John Keats’ Ode To A Nightingale is returning to the place where he wrote the manuscript 200 years ago.
The Romantic poet is said to have composed the work “on a few scraps of paper” under a plum tree in his garden in Hampstead, north-west London, in just one morning.
He died two years later, aged just 25, before the poem, inspired by birdsong, became the acclaimed and popular work it is today.
The handwritten document is going on display at Keats House, the place which is said to have nurtured some of his greatest works in the early 1800s.
Dog-eared and slightly marked, it is the only manuscript of Ode To A Nightingale in Keats’ own hand.
Rob Shakespeare, principal curator of Keats House, said it would be “very powerful” to see it back “in the house for the first time since he wrote it”.
Keats, now seen as one of the greatest English poets, rented one side of the house, living with his friend, Charles Brown.
Mr Shakespeare told the Press Association: “He came here at a very sad time in his life. He had been orphaned, his brother had died after suffering from tuberculosis and he had also given up a promising medical career.
“But a literary circle gave him friendship and support and encouraged his work.
“He had no money but he had determination and focus.
“Hampstead really nurtured that and allowed him respite in a turbulent life.”
The poet, who was “pilloried by critics during his lifetime”, also fell in love while living in the house – with Fanny Brawne.
Mr Shakespeare added: “He found some peace, inspiration and encouragement to write this work, which really stood the test of time…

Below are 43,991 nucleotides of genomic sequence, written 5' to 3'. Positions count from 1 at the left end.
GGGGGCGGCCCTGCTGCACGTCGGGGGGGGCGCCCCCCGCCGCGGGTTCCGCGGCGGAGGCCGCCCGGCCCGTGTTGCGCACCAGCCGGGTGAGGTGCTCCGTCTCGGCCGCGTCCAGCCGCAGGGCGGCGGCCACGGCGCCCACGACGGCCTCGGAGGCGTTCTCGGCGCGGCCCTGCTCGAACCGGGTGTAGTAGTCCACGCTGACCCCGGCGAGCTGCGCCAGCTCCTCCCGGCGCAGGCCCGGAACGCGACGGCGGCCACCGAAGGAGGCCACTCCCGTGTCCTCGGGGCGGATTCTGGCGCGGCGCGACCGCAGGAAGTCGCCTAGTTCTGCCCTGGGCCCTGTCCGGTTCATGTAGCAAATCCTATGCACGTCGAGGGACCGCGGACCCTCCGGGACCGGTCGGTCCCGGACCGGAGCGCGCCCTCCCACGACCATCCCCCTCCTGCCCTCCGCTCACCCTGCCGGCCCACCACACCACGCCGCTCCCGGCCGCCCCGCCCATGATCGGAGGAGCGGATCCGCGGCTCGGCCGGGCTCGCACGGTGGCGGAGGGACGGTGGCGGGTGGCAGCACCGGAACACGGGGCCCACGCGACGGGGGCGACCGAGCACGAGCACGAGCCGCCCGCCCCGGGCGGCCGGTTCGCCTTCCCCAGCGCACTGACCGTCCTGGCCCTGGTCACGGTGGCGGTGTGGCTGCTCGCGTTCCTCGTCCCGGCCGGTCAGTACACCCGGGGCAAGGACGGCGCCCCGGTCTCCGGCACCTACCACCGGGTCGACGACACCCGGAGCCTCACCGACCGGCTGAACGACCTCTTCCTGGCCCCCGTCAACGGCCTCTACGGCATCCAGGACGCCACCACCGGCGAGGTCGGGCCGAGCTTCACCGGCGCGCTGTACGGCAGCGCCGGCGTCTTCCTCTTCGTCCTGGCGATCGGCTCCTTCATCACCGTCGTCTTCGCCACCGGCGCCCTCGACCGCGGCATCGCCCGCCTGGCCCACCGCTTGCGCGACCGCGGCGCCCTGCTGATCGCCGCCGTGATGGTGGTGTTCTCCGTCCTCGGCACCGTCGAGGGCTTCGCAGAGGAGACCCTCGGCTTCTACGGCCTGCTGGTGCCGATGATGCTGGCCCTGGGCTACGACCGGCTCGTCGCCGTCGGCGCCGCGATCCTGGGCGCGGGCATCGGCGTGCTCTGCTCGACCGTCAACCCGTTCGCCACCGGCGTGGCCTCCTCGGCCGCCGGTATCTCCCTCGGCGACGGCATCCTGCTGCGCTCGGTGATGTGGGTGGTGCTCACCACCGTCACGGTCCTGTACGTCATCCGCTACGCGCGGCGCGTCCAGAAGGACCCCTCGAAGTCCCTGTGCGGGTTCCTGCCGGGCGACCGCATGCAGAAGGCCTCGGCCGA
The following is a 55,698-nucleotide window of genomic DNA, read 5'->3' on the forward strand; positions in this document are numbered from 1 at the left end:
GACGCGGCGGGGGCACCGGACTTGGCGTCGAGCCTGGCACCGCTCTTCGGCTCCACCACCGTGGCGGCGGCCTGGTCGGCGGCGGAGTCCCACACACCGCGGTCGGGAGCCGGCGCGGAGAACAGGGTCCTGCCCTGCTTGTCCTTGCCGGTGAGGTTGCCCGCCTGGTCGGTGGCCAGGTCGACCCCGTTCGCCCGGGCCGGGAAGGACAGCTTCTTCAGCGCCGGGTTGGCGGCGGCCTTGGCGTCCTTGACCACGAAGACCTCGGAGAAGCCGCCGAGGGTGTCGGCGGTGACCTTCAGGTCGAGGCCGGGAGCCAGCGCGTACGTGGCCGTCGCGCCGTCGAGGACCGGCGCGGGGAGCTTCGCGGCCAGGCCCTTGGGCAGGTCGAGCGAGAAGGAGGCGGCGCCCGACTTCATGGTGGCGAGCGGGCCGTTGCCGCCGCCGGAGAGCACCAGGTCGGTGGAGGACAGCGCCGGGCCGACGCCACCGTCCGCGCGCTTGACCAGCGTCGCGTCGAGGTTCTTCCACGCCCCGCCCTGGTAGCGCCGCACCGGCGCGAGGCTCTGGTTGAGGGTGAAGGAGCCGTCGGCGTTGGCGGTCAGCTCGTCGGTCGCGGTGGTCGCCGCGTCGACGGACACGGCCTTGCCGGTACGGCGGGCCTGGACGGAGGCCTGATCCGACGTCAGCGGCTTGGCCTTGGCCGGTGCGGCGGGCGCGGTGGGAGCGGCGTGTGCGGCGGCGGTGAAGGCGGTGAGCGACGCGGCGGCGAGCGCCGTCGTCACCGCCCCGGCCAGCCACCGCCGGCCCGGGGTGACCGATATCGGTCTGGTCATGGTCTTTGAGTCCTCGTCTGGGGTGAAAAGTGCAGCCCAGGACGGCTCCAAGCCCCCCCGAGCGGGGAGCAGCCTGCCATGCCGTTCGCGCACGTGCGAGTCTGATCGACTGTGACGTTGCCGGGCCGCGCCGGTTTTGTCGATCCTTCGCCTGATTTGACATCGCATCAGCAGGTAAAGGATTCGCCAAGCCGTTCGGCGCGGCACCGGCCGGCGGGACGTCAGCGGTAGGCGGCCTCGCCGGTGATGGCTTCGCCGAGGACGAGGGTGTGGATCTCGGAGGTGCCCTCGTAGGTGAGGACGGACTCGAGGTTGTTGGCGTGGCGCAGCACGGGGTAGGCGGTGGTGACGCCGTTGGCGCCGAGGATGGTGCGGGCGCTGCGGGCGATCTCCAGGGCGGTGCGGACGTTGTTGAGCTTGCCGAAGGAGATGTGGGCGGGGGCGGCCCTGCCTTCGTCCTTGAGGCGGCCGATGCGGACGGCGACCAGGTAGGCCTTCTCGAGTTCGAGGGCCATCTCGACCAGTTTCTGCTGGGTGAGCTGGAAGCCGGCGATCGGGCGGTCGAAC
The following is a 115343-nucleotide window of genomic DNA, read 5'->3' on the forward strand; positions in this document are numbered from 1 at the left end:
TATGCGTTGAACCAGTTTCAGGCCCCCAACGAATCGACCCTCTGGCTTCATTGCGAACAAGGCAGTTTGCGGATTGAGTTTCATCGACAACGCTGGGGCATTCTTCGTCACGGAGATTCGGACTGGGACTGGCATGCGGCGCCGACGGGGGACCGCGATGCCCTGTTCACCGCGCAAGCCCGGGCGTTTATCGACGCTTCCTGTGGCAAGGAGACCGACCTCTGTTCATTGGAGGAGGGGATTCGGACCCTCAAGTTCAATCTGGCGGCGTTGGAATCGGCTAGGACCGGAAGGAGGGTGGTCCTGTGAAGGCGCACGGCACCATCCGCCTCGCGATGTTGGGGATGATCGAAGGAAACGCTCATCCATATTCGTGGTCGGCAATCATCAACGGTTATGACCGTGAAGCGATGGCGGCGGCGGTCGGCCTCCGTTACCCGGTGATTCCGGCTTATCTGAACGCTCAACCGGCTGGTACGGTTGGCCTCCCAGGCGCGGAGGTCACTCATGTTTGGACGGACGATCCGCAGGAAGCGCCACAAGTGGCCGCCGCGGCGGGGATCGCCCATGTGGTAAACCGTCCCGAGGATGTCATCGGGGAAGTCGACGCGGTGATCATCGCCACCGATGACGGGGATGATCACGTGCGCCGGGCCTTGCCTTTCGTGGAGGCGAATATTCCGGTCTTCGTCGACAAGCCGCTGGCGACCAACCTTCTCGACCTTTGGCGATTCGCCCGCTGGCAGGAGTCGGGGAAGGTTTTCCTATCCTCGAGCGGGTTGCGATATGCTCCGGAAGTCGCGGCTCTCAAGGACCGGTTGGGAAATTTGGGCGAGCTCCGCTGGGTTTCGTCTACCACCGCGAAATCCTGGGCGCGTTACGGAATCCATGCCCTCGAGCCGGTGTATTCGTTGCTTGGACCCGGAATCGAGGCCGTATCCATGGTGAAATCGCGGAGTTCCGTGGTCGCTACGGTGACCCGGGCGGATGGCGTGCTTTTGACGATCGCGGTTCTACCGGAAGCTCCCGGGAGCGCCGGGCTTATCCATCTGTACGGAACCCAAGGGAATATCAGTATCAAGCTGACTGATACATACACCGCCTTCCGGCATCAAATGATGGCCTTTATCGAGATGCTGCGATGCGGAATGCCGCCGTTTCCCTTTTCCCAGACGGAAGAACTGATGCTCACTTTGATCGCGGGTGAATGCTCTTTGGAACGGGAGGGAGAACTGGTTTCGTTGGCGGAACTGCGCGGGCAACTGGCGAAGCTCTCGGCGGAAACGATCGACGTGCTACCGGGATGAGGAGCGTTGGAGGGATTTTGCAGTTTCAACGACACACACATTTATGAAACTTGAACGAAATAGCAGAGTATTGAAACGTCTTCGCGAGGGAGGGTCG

“I’d hope he’d think this is a really fitting tribute to an astonishing work of literature.”
Ode To A Nightingale is one of five works, which have been ranked among the greatest short poems in the English language, written by Keats during this creative period.
The poem was last on public display 25 years ago, at Dove Cottage in the Lake District, to celebrate the bicentenary of Keats’ birth.
It will be displayed in the room which was Keats’ parlour in the house, which is owned by the City of London Corporation.
Suzanne Reynolds, assistant keeper of manuscripts and printed books at the Fitzwilliam Museum in Cambridge, which looks after the manuscript, said: “This was a place where Keats was, during a very precarious and difficult life, secure and happy for a while.
“This was a secure home and maybe it’s not a coincidence that it also correlates with a period of immense creativity, when Keats wrote these great Odes.
“I think it will be very moving for people.”
Keats House and the Fitzwilliam Museum have collaborated to arrange the four-day viewing (May 3-6 inclusive) as part of the Keats200 bicentenary, which celebrates a period of creativity in Keats’ short life.